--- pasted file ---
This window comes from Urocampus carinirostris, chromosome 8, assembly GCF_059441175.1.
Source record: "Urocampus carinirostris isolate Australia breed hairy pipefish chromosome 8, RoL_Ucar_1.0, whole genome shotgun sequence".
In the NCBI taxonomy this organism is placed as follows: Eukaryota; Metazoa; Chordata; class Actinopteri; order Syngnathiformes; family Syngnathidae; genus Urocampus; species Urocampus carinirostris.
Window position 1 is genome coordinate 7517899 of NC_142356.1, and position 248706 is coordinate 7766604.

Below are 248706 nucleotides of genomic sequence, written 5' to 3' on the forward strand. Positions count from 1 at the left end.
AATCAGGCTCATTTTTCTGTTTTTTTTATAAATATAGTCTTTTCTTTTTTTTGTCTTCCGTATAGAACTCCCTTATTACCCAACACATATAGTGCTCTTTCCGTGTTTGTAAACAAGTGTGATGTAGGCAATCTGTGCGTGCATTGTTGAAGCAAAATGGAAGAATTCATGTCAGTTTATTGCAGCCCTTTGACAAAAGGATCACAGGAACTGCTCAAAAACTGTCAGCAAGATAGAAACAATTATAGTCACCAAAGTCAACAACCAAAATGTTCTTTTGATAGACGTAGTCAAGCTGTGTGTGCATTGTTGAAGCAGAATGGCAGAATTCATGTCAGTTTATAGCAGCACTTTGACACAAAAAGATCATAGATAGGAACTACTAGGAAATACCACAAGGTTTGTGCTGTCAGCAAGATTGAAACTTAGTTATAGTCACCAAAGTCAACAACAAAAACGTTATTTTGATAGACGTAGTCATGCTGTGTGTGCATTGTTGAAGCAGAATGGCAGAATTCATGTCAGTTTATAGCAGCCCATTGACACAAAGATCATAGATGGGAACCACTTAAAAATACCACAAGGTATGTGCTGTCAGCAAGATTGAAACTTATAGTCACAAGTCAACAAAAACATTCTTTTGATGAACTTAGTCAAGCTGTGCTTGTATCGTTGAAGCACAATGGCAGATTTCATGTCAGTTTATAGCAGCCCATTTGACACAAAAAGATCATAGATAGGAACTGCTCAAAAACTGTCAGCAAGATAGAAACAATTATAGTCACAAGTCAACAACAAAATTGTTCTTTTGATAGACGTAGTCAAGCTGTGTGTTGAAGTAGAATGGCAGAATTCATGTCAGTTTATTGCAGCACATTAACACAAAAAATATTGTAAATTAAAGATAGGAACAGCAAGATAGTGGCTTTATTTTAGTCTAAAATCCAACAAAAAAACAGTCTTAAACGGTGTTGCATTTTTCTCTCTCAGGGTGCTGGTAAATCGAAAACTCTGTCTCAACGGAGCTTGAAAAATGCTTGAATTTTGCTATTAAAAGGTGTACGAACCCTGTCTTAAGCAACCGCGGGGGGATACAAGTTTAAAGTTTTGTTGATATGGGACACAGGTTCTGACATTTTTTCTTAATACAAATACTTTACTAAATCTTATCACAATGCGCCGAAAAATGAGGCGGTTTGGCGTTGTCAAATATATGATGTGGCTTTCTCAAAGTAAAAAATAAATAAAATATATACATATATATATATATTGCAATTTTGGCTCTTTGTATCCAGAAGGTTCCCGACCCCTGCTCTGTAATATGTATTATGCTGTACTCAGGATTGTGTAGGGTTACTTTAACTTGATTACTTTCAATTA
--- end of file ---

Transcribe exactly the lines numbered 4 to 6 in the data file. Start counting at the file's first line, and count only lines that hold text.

Window position 1 is genome coordinate 7517899 of NC_142356.1, and position 248706 is coordinate 7766604.

Below are 248706 nucleotides of genomic sequence, written 5' to 3' on the forward strand. Positions count from 1 at the left end.
AATCAGGCTCATTTTTCTGTTTTTTTTATAAATATAGTCTTTTCTTTTTTTTGTCTTCCGTATAGAACTCCCTTATTACCCAACACATATAGTGCTCTTTCCGTGTTTGTAAACAAGTGTGATGTAGGCAATCTGTGCGTGCATTGTTGAAGCAAAATGGAAGAATTCATGTCAGTTTATTGCAGCCCTTTGACAAAAGGATCACAGGAACTGCTCAAAAACTGTCAGCAAGATAGAAACAATTATAGTCACCAAAGTCAACAACCAAAATGTTCTTTTGATAGACGTAGTCAAGCTGTGTGTGCATTGTTGAAGCAGAATGGCAGAATTCATGTCAGTTTATAGCAGCACTTTGACACAAAAAGATCATAGATAGGAACTACTAGGAAATACCACAAGGTTTGTGCTGTCAGCAAGATTGAAACTTAGTTATAGTCACCAAAGTCAACAACAAAAACGTTATTTTGATAGACGTAGTCATGCTGTGTGTGCATTGTTGAAGCAGAATGGCAGAATTCATGTCAGTTTATAGCAGCCCATTGACACAAAGATCATAGATGGGAACCACTTAAAAATACCACAAGGTATGTGCTGTCAGCAAGATTGAAACTTATAGTCACAAGTCAACAAAAACATTCTTTTGATGAACTTAGTCAAGCTGTGCTTGTATCGTTGAAGCACAATGGCAGATTTCATGTCAGTTTATAGCAGCCCATTTGACACAAAAAGATCATAGATAGGAACTGCTCAAAAACTGTCAGCAAGATAGAAACAATTATAGTCACAAGTCAACAACAAAATTGTTCTTTTGATAGACGTAGTCAAGCTGTGTGTTGAAGTAGAATGGCAGAATTCATGTCAGTTTATTGCAGCACATTAACACAAAAAATATTGTAAATTAAAGATAGGAACAGCAAGATAGTGGCTTTATTTTAGTCTAAAATCCAACAAAAAAACAGTCTTAAACGGTGTTGCATTTTTCTCTCTCAGGGTGCTGGTAAATCGAAAACTCTGTCTCAACGGAGCTTGAAAAATGCTTGAATTTTGCTATTAAAAGGTGTACGAACCCTGTCTTAAGCAACCGCGGGGGGATACAAGTTTAAAGTTTTGTTGATATGGGACACAGGTTCTGACATTTTTTCTTAATACAAATACTTTACTAAATCTTATCACAATGCGCCGAAAAATGAGGCGGTTTGGCGTTGTCAAATATATGATGTGGCTTTCTCAAAGTAAAAAATAAATAAAATATATACATATATATATATATTGCAATTTTGGCTCTTTGTATCCAGAAGGTTCCCGACCCCTGCTCTGTAATATGTATTATGCTGTACTCAGGATTGTGTAGGGTTACTTTAACTTGATTACTTTCAATTA